Egocentrism in the Concrete Operational Stage

The concrete operational stage is also marked by decreases in egocentrism. While children in the preceding stage of development (the preoperational stage) struggle to take the perspective of others, kids in the concrete stage are able to think about things the way that others see them.

In Piaget's Three-Mountain Task, for example, children in the concrete operational stage can describe how a mountain scene would look to an observer seated opposite them.

In other words, kids are not only able to start thinking about how other people view and experience the world, they even start to use this type of information when making decisions or solving problems. 

While kids at earlier stages of development are egocentric, those in the concrete operational stage become more socio-centric.

In other words, they are able to understand that other people have their own thoughts. Kids at this point are aware that other people have unique perspectives, but they might not yet be able to guess exactly how or what that other person is experiencing.

Tips for Activities in the Concrete Operational Stage

Parents and other caregivers can help children develop their cognitive skills during this stage by encouraging a number of different activities. Some ideas that can help foster cognitive skills include:

  • Playing with building blocks
  • Pouring liquids into different-sized containers to demonstrate conservation
  • Doing things for other people to help kids think about other perspectives
  • Reading books and talking about what a child thinks might happen next
  • Comparing sizes of similar objects and breaking them into smaller pieces to demonstrate principles of conservation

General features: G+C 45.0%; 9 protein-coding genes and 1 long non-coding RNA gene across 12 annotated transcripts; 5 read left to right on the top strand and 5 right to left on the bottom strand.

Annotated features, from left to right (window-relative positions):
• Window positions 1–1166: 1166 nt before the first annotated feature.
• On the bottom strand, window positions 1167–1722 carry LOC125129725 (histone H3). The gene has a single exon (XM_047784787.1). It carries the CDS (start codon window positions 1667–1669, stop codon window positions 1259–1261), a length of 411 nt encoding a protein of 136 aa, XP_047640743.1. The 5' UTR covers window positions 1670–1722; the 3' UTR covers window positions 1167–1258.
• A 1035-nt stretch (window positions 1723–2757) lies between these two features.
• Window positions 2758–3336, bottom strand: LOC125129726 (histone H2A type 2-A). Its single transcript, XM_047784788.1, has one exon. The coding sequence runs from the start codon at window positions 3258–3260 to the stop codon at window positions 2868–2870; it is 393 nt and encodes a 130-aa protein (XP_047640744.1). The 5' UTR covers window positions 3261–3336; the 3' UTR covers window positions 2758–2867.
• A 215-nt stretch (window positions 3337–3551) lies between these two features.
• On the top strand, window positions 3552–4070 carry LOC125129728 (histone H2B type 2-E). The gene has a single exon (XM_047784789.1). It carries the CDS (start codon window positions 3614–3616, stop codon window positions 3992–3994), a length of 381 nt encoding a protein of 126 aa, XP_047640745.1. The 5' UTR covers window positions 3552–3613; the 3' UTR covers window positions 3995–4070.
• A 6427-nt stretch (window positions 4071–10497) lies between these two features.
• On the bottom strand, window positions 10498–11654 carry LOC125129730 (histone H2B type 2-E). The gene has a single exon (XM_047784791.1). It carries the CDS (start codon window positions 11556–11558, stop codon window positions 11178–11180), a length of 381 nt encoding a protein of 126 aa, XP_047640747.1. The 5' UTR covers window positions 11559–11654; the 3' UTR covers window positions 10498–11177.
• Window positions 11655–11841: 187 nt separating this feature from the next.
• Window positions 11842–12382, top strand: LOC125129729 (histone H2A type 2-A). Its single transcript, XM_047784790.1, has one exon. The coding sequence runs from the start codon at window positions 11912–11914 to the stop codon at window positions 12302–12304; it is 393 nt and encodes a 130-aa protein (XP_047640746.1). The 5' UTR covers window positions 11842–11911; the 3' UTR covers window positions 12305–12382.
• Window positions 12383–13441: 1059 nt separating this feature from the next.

A Word From Verywell

This stage of cognitive development also serves as an important transition between the preoperational and formal operational stages. The growing ability to mentally manipulate information and think about the thoughts of others will play a critical role in the formal operational stage of development when logic and abstract thought become critical.

4 Sources
Verywell Mind uses only high-quality sources, including peer-reviewed studies, to support the facts within our articles. Read our editorial process to learn more about how we fact-check and keep our content accurate, reliable, and trustworthy.
  1. Malik F, Marwaha R. Cognitive Development. In: StatPearls [Internet]. Treasure Island (FL): StatPearls Publishing.

  2. Carpendale J, Müller U, Lewis C. The Development of Children’s Thinking: Social and Communicative Foundations.; 2017.

  3. Scott HK, Cogburn M. Piaget. In: StatPearls [Internet]. Treasure Island (FL): StatPearls Publishing.

  4. M Badakar C, J Thakkar P, M Hugar S, Kukreja P, G Assudani H, Gokhale N. Evaluation of the relevance of Piaget's cognitive principles among parented and orphan children in Belagavi City, Karnataka, India: A comparative studyInt J Clin Pediatr Dent. 2017;10(4):346–350. doi:10.5005/jp-journals-10005-1463

Additional Reading
  • Rathus, SA. Children and adolescence: Voyages in Development Belmont, CA: Thomson Wadsworth; 2008.
  • Santrock, JW. A topical approach to life-span development (4 ed.). New York City: McGraw-Hill; 2008.

By Kendra Cherry
Kendra Cherry, MS, is the author of the "Everything Psychology Book (2nd Edition)" and has written thousands of articles on diverse psychology topics. Kendra holds a Master of Science degree in education from Boise State University with a primary research interest in educational psychology and a Bachelor of Science in psychology from Idaho State University with additional coursework in substance use and case management.